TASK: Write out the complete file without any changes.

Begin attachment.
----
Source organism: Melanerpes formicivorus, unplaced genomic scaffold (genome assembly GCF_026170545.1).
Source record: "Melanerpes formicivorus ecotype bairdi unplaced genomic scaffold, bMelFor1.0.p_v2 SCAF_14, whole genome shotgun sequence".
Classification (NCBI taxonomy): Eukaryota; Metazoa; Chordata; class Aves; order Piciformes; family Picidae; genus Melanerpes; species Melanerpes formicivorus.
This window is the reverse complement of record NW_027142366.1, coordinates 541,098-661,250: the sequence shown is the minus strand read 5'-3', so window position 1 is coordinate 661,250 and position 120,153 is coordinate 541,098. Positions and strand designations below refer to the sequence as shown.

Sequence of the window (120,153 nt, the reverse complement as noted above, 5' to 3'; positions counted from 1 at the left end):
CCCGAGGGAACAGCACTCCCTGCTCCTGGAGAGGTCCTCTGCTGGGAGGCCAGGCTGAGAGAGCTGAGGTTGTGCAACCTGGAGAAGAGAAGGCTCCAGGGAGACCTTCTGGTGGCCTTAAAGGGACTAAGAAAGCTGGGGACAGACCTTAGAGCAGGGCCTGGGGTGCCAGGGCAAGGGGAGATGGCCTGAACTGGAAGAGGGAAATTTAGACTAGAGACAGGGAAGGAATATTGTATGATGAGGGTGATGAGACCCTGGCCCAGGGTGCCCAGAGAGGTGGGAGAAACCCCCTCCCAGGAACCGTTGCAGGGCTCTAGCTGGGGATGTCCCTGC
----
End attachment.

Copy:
Source organism: Melanerpes formicivorus, unplaced genomic scaffold (genome assembly GCF_026170545.1).
Source record: "Melanerpes formicivorus ecotype bairdi unplaced genomic scaffold, bMelFor1.0.p_v2 SCAF_14, whole genome shotgun sequence".
Classification (NCBI taxonomy): Eukaryota; Metazoa; Chordata; class Aves; order Piciformes; family Picidae; genus Melanerpes; species Melanerpes formicivorus.
This window is the reverse complement of record NW_027142366.1, coordinates 541,098-661,250: the sequence shown is the minus strand read 5'-3', so window position 1 is coordinate 661,250 and position 120,153 is coordinate 541,098. Positions and strand designations below refer to the sequence as shown.

Sequence of the window (120,153 nt, the reverse complement as noted above, 5' to 3'; positions counted from 1 at the left end):
CCCGAGGGAACAGCACTCCCTGCTCCTGGAGAGGTCCTCTGCTGGGAGGCCAGGCTGAGAGAGCTGAGGTTGTGCAACCTGGAGAAGAGAAGGCTCCAGGGAGACCTTCTGGTGGCCTTAAAGGGACTAAGAAAGCTGGGGACAGACCTTAGAGCAGGGCCTGGGGTGCCAGGGCAAGGGGAGATGGCCTGAACTGGAAGAGGGAAATTTAGACTAGAGACAGGGAAGGAATATTGTATGATGAGGGTGATGAGACCCTGGCCCAGGGTGCCCAGAGAGGTGGGAGAAACCCCCTCCCAGGAACCGTTGCAGGGCTCTAGCTGGGGATGTCCCTGC